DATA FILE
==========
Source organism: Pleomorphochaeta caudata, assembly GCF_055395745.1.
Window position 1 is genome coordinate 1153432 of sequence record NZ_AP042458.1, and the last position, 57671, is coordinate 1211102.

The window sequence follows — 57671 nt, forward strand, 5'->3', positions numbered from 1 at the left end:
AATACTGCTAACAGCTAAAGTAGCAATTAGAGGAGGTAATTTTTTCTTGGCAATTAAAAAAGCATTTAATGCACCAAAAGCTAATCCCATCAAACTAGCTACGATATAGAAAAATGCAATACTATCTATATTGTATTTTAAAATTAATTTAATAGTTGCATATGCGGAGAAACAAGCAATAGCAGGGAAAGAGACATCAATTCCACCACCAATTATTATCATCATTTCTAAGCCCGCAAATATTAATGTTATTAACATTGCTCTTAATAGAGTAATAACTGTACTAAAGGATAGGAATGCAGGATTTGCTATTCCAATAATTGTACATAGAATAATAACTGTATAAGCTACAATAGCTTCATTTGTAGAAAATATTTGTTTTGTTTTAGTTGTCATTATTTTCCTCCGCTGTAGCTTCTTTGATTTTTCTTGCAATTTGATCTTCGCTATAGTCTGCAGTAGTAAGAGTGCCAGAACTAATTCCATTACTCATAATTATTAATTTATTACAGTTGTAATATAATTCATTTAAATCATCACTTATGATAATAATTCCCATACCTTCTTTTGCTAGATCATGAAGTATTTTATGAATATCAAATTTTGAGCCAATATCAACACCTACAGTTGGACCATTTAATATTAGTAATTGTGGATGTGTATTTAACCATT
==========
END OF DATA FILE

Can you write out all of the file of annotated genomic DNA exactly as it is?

Source organism: Pleomorphochaeta caudata, assembly GCF_055395745.1.
Window position 1 is genome coordinate 1153432 of sequence record NZ_AP042458.1, and the last position, 57671, is coordinate 1211102.

The window sequence follows — 57671 nt, forward strand, 5'->3', positions numbered from 1 at the left end:
AATACTGCTAACAGCTAAAGTAGCAATTAGAGGAGGTAATTTTTTCTTGGCAATTAAAAAAGCATTTAATGCACCAAAAGCTAATCCCATCAAACTAGCTACGATATAGAAAAATGCAATACTATCTATATTGTATTTTAAAATTAATTTAATAGTTGCATATGCGGAGAAACAAGCAATAGCAGGGAAAGAGACATCAATTCCACCACCAATTATTATCATCATTTCTAAGCCCGCAAATATTAATGTTATTAACATTGCTCTTAATAGAGTAATAACTGTACTAAAGGATAGGAATGCAGGATTTGCTATTCCAATAATTGTACATAGAATAATAACTGTATAAGCTACAATAGCTTCATTTGTAGAAAATATTTGTTTTGTTTTAGTTGTCATTATTTTCCTCCGCTGTAGCTTCTTTGATTTTTCTTGCAATTTGATCTTCGCTATAGTCTGCAGTAGTAAGAGTGCCAGAACTAATTCCATTACTCATAATTATTAATTTATTACAGTTGTAATATAATTCATTTAAATCATCACTTATGATAATAATTCCCATACCTTCTTTTGCTAGATCATGAAGTATTTTATGAATATCAAATTTTGAGCCAATATCAACACCTACAGTTGGACCATTTAATATTAGTAATTGTGGATGTGTATTTAACCATT